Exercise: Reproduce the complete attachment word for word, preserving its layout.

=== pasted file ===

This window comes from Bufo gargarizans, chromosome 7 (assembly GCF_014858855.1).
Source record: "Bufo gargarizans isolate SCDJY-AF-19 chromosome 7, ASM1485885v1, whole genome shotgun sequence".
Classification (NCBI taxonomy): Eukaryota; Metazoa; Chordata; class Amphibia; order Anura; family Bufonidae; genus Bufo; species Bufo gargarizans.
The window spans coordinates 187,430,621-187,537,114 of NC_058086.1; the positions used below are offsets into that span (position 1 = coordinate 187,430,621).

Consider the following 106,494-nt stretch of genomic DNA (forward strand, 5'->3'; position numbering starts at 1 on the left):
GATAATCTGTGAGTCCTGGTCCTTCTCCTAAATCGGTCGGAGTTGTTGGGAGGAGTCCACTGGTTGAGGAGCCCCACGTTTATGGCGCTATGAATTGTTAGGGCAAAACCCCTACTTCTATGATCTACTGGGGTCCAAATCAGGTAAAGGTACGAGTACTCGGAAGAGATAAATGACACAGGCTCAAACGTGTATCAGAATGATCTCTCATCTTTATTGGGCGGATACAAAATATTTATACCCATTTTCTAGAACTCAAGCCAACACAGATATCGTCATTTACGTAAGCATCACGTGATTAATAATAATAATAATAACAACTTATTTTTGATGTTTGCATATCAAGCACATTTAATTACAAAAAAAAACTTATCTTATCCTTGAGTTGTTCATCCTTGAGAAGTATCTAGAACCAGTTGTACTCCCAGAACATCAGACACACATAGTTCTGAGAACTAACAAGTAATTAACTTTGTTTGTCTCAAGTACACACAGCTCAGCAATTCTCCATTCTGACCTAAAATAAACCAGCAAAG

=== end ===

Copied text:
This window comes from Bufo gargarizans, chromosome 7 (assembly GCF_014858855.1).
Source record: "Bufo gargarizans isolate SCDJY-AF-19 chromosome 7, ASM1485885v1, whole genome shotgun sequence".
Classification (NCBI taxonomy): Eukaryota; Metazoa; Chordata; class Amphibia; order Anura; family Bufonidae; genus Bufo; species Bufo gargarizans.
The window spans coordinates 187,430,621-187,537,114 of NC_058086.1; the positions used below are offsets into that span (position 1 = coordinate 187,430,621).

Consider the following 106,494-nt stretch of genomic DNA (forward strand, 5'->3'; position numbering starts at 1 on the left):
GATAATCTGTGAGTCCTGGTCCTTCTCCTAAATCGGTCGGAGTTGTTGGGAGGAGTCCACTGGTTGAGGAGCCCCACGTTTATGGCGCTATGAATTGTTAGGGCAAAACCCCTACTTCTATGATCTACTGGGGTCCAAATCAGGTAAAGGTACGAGTACTCGGAAGAGATAAATGACACAGGCTCAAACGTGTATCAGAATGATCTCTCATCTTTATTGGGCGGATACAAAATATTTATACCCATTTTCTAGAACTCAAGCCAACACAGATATCGTCATTTACGTAAGCATCACGTGATTAATAATAATAATAATAACAACTTATTTTTGATGTTTGCATATCAAGCACATTTAATTACAAAAAAAAACTTATCTTATCCTTGAGTTGTTCATCCTTGAGAAGTATCTAGAACCAGTTGTACTCCCAGAACATCAGACACACATAGTTCTGAGAACTAACAAGTAATTAACTTTGTTTGTCTCAAGTACACACAGCTCAGCAATTCTCCATTCTGACCTAAAATAAACCAGCAAAG